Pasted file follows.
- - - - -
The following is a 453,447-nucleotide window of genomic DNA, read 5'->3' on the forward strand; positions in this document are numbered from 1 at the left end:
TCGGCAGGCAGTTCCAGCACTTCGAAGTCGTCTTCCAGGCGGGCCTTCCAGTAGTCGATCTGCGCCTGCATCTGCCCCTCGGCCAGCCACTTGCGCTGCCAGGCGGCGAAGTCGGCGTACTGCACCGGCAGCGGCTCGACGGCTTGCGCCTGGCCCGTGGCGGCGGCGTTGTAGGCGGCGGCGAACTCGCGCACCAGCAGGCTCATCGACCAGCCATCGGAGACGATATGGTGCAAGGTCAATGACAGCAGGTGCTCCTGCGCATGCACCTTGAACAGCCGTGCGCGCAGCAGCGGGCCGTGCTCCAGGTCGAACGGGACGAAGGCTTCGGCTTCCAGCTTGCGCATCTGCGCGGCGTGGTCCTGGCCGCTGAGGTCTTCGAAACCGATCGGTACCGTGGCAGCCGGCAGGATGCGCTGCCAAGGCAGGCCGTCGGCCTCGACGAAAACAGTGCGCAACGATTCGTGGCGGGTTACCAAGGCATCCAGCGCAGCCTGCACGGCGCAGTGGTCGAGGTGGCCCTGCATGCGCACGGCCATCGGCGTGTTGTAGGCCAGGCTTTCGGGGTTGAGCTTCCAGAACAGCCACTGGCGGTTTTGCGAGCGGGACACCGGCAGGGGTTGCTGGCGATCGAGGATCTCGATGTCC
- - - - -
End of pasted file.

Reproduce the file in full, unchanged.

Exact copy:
The following is a 453,447-nucleotide window of genomic DNA, read 5'->3' on the forward strand; positions in this document are numbered from 1 at the left end:
TCGGCAGGCAGTTCCAGCACTTCGAAGTCGTCTTCCAGGCGGGCCTTCCAGTAGTCGATCTGCGCCTGCATCTGCCCCTCGGCCAGCCACTTGCGCTGCCAGGCGGCGAAGTCGGCGTACTGCACCGGCAGCGGCTCGACGGCTTGCGCCTGGCCCGTGGCGGCGGCGTTGTAGGCGGCGGCGAACTCGCGCACCAGCAGGCTCATCGACCAGCCATCGGAGACGATATGGTGCAAGGTCAATGACAGCAGGTGCTCCTGCGCATGCACCTTGAACAGCCGTGCGCGCAGCAGCGGGCCGTGCTCCAGGTCGAACGGGACGAAGGCTTCGGCTTCCAGCTTGCGCATCTGCGCGGCGTGGTCCTGGCCGCTGAGGTCTTCGAAACCGATCGGTACCGTGGCAGCCGGCAGGATGCGCTGCCAAGGCAGGCCGTCGGCCTCGACGAAAACAGTGCGCAACGATTCGTGGCGGGTTACCAAGGCATCCAGCGCAGCCTGCACGGCGCAGTGGTCGAGGTGGCCCTGCATGCGCACGGCCATCGGCGTGTTGTAGGCCAGGCTTTCGGGGTTGAGCTTCCAGAACAGCCACTGGCGGTTTTGCGAGCGGGACACCGGCAGGGGTTGCTGGCGATCGAGGATCTCGATGTCC